A far-right terror group accused of plotting to overthrow the German government was influenced by US QAnon plots, prosecutors say.

  • German police raided suspected members and supporters of a far-right terror group on Wednesday.
  • Twenty-five people were charged with planning a violent attack on the German government, reports say.
  • Prosecutors allege the group was influenced by US QAnon conspiracies.

Suspected members and supporters of a far-right German terror group that prosecutors accused of plotting to overthrow the government were influenced by the unfounded US conspiracy theory QAnon.

Police arrested 25 people in connection with the reichsburger movement – a far-right group founded before November 2021 – in raids across the country Wednesday, CNN reportedciting a statement from the German federal prosecutor’s office.

“Members of the group follow a conglomerate of conspiracy myths consisting of narratives of the so-called Reichsbürger as well as QAnon ideology,” the US attorney’s office said in a statement, according to a CNN translation.

It added that “the defendants are united by a profound rejection of state institutions and the free democratic basic order of the Federal Republic of Germany, which over time has led to their decision to participate in their violent and undertake concrete preparatory actions for this purpose.”

“It is suspected that an armed attack against constitutional bodies was planned,” Justice Minister Marco Buschmann tweeted, according to a Washington Post. translation.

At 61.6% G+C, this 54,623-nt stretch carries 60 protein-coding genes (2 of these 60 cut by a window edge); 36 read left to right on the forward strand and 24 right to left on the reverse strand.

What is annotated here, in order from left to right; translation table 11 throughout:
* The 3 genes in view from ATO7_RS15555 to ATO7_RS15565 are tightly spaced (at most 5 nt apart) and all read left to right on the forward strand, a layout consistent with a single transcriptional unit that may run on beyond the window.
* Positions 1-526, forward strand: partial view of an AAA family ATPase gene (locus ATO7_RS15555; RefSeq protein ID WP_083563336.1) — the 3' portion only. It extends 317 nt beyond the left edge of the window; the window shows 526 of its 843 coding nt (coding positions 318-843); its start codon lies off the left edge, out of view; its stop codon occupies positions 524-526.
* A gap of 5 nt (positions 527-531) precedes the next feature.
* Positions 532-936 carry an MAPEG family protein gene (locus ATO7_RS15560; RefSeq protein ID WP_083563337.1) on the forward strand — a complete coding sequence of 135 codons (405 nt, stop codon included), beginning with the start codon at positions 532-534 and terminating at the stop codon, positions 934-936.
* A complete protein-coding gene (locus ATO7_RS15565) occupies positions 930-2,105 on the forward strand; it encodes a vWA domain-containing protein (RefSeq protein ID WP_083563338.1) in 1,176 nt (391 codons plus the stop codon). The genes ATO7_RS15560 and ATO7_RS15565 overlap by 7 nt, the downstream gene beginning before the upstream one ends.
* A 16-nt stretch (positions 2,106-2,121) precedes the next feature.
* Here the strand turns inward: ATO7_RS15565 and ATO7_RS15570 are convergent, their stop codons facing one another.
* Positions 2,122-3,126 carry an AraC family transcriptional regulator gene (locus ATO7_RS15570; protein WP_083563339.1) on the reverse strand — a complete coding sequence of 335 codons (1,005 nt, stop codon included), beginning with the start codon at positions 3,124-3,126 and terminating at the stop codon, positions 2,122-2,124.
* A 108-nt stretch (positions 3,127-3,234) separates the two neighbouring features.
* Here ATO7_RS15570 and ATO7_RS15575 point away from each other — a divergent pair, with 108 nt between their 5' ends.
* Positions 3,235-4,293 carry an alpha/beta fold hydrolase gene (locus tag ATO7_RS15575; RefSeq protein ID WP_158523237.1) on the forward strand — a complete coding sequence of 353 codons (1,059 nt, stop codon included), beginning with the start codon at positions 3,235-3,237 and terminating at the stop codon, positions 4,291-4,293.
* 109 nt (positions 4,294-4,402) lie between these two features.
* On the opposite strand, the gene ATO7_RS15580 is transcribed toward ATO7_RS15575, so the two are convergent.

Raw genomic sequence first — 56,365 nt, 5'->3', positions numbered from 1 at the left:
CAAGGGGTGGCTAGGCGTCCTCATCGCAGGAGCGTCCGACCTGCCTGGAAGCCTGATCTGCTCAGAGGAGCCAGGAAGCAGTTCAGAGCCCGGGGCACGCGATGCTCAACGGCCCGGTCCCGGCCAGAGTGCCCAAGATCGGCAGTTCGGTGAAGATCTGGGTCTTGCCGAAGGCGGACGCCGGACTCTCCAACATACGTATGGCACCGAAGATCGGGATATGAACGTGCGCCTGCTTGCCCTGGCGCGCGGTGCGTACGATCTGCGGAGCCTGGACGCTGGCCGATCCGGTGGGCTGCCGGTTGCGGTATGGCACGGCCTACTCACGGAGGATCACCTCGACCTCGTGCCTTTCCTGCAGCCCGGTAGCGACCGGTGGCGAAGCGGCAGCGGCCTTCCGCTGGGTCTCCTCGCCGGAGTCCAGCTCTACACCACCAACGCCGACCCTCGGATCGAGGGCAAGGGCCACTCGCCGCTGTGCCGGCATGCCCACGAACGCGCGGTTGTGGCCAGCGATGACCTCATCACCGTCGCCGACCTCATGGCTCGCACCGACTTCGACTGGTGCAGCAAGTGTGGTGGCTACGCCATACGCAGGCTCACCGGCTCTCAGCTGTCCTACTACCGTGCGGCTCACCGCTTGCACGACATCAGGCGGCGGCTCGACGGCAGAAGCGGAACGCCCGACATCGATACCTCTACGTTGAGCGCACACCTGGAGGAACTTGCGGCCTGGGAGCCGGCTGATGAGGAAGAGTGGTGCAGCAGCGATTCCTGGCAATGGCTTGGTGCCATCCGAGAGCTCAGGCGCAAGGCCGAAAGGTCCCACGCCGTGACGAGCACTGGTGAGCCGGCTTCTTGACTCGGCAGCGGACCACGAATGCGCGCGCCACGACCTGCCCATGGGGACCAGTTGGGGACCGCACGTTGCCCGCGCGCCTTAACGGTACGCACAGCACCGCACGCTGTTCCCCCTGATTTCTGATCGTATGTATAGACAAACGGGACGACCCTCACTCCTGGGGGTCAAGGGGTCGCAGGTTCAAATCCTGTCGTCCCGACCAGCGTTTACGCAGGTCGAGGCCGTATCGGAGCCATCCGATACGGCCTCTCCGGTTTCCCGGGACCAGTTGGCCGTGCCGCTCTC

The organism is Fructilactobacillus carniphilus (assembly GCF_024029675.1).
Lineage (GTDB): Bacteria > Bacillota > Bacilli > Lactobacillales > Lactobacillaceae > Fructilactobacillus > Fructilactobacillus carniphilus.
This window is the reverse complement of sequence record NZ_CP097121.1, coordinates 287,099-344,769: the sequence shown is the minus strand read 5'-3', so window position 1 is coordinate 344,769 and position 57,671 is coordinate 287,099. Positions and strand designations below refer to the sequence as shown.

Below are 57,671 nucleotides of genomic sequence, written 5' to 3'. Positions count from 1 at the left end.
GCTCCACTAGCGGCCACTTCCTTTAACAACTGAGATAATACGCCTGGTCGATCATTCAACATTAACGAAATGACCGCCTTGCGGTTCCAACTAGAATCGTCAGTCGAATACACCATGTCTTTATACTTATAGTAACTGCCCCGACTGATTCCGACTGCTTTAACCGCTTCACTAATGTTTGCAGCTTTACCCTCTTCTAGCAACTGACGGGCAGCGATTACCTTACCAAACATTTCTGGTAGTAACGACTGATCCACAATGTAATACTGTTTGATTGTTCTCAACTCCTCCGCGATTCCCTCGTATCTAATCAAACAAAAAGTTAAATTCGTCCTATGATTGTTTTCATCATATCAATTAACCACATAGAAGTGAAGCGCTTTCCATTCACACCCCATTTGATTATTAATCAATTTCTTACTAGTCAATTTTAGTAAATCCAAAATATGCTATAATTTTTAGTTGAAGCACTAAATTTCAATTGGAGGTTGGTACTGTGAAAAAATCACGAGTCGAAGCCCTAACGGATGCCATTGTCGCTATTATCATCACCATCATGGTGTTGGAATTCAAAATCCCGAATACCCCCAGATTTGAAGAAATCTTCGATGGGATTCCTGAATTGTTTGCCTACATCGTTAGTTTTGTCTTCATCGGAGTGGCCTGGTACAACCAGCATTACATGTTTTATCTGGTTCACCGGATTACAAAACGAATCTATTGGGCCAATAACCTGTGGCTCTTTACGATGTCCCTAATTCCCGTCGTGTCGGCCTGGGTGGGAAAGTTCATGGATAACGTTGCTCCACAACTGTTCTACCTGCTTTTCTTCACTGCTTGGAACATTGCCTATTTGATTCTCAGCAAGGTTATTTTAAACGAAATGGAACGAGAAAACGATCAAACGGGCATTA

According to the report, another 27 people were targeted in the raids as possible supporters of the group, although they were not arrested.

America’s QAnon conspiracy theory movement has taken root in Germany for years; is where most of the European followers of the ideology are lying.

During the first year of the COVID-19 pandemic, anti-lockdown protesters in Germany waved flags bearing the group’s “Q” symbol. Meanwhile, Western officials have said they are concerned Germany could become the headquarters of the QAnon movement.

In addition to QAnon, Germany has struggled to combat the rise of far-right extremism in recent years, including a plot by a German soldier to attack prominent politicians and a Jewish human rights activist. according to France24.

Another example of this is the growing influence of Alternative for Germany (AfD), which according to critics has Nazi and neo-Nazi sympathizers.

Last year, Germany’s national spy agency put the AfD party under surveillance for its links to extremism.

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